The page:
Ofcom to Investigate 'Hacking' of News Corp's Pay-TV Rival

The Independent (London, England), March 28, 2012 | Go to article overview
Save to active project

Ofcom to Investigate 'Hacking' of News Corp's Pay-TV Rival


Spotlight on allegations that Murdoch firm leaked codes that let viewers tune in for free

The broadcasting watchdog Ofcom is to investigate claims that a subsidiary of Rupert Murdoch's News Corp helped to hasten the demise of one of its British pay-TV rivals through the activities of a piracy website.

The television regulator said yesterday that it would consider "all relevant evidence" after a senior Labour MP called for it to look into allegations by the BBC's Panorama that NDS, a London- based News Corp company specialising in satellite television technology, leaked codes that could have been used to create counterfeit smart cards for the now defunct ITV Digital.

It emerged earlier this month that Ofcom has already stepped up Project Apple, its investigation into whether Mr Murdoch's son, James, is a "fit and proper" person to sit on the board of BSkyB and whether News Corp should be allowed a controlling stake in the satellite broadcaster.

Any evidence that the toxic swirl of allegations of wrongdoing and criminality engulfing Rupert Murdoch's British newspaper business is beginning to taint News Corp's pay-TV operations, including BSkyB, will be particularly unwelcome in a company which has made satellite broadcasting the cornerstone of its global success.

NDS, which is being sold to computing giant Cisco for $5bn, has flatly denied the Panorama claims, describing them as "simply not true". It said: "It is wrong to claim NDS has ever been in possession of any codes for the purpose of promoting hacking or piracy."

Last night, further claims were published by an Australian newspaper alleging that NDS was also facing questions about tactics deployed against News Corp's pay-TV rivals in the country.

At the heart of the latest claims, which focus on the strenuous and expensive efforts of pay-TV companies to maintain the integrity of their encryption systems in a ruthless world of pirates, lies an elite strata of "super-hackers" whose genius was to be able to penetrate security codes which their manufacturers claim to be unbreakable.

The rapid expansion of satellite television in the late 1990s and early 2000s brought with it a shady sub-culture of middlemen and computer whizz- kids, many of them fitting the stereotype of lank- haired teenagers bent over keyboards in their garages, who enjoyed the sport of cracking the codes in the smart cards that customers into their set-top boxes to watch programmes.

Their work enabled a lucrative trade to spring up in illegal, pirated satellite smart cards from Asia to Europe and Australia to America. One such maverick was Oliver Kommerling, a German hacker adept at unlocking encryption cards, including that of Mr Murdoch's Sky TV in 1996.

Mr Kommerling told Panorama that after he targeted Sky TV, he was approached by Ray Adams, the former head of criminal intelligence at Scotland Yard who was the NDS head of security.

The rest of this article is only available to active members of Questia

Sign up now for a free, 1-day trial and receive full access to:

  • Questia's entire collection
  • Automatic bibliography creation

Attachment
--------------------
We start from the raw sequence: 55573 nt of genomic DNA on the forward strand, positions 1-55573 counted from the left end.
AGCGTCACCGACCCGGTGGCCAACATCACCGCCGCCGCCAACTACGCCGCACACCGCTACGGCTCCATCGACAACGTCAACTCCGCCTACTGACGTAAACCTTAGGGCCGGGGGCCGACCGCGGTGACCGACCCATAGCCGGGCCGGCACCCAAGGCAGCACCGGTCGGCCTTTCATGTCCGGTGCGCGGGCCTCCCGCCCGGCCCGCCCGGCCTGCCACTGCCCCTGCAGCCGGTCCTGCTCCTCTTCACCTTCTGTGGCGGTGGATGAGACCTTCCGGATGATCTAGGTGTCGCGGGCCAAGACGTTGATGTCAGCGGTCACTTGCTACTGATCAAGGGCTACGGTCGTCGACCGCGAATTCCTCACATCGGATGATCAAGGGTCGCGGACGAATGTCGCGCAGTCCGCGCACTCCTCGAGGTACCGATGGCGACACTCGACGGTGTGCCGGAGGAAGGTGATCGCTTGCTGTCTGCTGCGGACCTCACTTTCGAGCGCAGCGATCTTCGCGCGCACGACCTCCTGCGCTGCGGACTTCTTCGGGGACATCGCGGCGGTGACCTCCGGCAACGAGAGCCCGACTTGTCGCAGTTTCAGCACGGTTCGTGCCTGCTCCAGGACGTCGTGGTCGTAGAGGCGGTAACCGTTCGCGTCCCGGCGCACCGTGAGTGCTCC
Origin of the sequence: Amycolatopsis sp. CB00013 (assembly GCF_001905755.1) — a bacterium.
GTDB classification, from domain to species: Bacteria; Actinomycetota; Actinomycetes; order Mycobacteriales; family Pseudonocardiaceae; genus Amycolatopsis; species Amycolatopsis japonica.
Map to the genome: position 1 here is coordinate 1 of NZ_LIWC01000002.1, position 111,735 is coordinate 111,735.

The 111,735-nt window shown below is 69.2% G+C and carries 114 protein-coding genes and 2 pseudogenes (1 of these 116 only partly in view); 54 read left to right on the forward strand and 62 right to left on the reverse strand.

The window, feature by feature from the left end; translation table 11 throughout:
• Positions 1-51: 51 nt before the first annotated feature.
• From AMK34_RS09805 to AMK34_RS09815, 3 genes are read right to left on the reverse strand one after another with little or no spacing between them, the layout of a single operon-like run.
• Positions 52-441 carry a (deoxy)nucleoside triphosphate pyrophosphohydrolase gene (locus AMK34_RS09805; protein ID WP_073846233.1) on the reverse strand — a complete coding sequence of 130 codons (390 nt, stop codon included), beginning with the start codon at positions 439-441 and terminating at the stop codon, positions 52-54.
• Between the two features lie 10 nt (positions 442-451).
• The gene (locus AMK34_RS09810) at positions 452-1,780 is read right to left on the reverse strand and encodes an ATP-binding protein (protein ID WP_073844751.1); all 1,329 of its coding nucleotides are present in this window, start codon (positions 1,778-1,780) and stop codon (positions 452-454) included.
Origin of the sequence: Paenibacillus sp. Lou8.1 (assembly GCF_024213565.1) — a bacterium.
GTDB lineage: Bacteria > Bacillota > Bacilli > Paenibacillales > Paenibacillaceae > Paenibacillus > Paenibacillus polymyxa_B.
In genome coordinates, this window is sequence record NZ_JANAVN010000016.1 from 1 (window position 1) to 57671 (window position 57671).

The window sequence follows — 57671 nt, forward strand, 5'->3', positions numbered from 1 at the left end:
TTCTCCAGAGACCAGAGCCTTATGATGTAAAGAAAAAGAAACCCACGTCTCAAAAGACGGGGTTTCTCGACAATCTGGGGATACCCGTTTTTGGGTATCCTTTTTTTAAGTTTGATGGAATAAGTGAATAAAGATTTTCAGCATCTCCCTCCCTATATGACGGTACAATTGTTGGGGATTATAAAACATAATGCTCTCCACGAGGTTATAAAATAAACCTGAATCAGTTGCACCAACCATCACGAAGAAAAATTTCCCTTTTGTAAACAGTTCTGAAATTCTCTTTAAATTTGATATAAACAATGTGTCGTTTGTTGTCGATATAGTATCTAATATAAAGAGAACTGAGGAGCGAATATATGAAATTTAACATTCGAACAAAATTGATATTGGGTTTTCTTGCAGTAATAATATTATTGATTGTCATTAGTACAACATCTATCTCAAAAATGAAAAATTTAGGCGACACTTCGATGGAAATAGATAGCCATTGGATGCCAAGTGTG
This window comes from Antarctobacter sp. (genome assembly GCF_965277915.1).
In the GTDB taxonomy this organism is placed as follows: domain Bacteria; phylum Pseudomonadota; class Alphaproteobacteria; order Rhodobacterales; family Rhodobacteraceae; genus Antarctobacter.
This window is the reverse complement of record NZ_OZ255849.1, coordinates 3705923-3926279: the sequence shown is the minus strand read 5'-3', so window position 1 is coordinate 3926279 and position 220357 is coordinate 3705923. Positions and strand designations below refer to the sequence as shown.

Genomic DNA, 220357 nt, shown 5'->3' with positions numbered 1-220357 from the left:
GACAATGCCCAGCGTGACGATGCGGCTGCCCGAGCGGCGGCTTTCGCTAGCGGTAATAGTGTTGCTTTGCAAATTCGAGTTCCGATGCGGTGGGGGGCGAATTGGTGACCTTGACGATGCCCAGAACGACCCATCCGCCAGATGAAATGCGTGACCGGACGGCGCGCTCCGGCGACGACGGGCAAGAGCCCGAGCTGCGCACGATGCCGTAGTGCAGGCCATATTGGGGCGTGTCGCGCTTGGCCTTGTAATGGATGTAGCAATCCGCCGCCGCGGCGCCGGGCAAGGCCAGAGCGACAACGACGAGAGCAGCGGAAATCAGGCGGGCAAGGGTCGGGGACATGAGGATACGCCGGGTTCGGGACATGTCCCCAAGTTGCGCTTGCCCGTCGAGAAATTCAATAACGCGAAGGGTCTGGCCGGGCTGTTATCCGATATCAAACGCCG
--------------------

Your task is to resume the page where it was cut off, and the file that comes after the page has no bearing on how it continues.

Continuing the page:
• More helpful research tools like notes, citations, and highlights
  • Ad-free environment

Already a member? Log in now.

Notes for this article

Add a new note
If you are trying to select text to create highlights or citations, remember that you must now click or tap on the first word, and then click or tap on the last word.
Loading One moment ...
Project items
Notes
Cite this article

Cited article

Style
Citations are available only to our active members.
Sign up now to cite pages or passages in MLA, APA and Chicago citation styles.

Cited article

Ofcom to Investigate 'Hacking' of News Corp's Pay-TV Rival
Settings

Settings

Typeface
Text size Smaller Larger
Search within

Search within this article

Look up

Look up a word

  • Dictionary
  • Thesaurus
Please submit a word or phrase above.
Print this page

Print this page

Why can't I print more than one page at a time?

While we understand printed pages are helpful to our users, this limitation is necessary to help protect our publishers' copyrighted material and prevent its unlawful distribution. We are sorry for any inconvenience.
Full screen

matching results for page

Cited passage

Style
Citations are available only to our active members.
Sign up now to cite pages or passages in MLA, APA and Chicago citation styles.

Cited passage

Welcome to the new Questia Reader

The Questia Reader has been updated to provide you with an even better online reading experience.  It is now 100% Responsive, which means you can read our books and articles on any sized device you wish.  All of your favorite tools like notes, highlights, and citations are still here, but the way you select text has been updated to be easier to use, especially on touchscreen devices.  Here's how:

1. Click or tap the first word you want to select.
2. Click or tap the last word you want to select.

OK, got it!

Thanks for trying Questia!

Please continue trying out our research tools, but please note, full functionality is available only to our active members.

Your work will be lost once you leave this Web page.

For full access in an ad-free environment, sign up now for a FREE, 1-day trial.

Already a member? Log in now.

Are you sure you want to delete this highlight?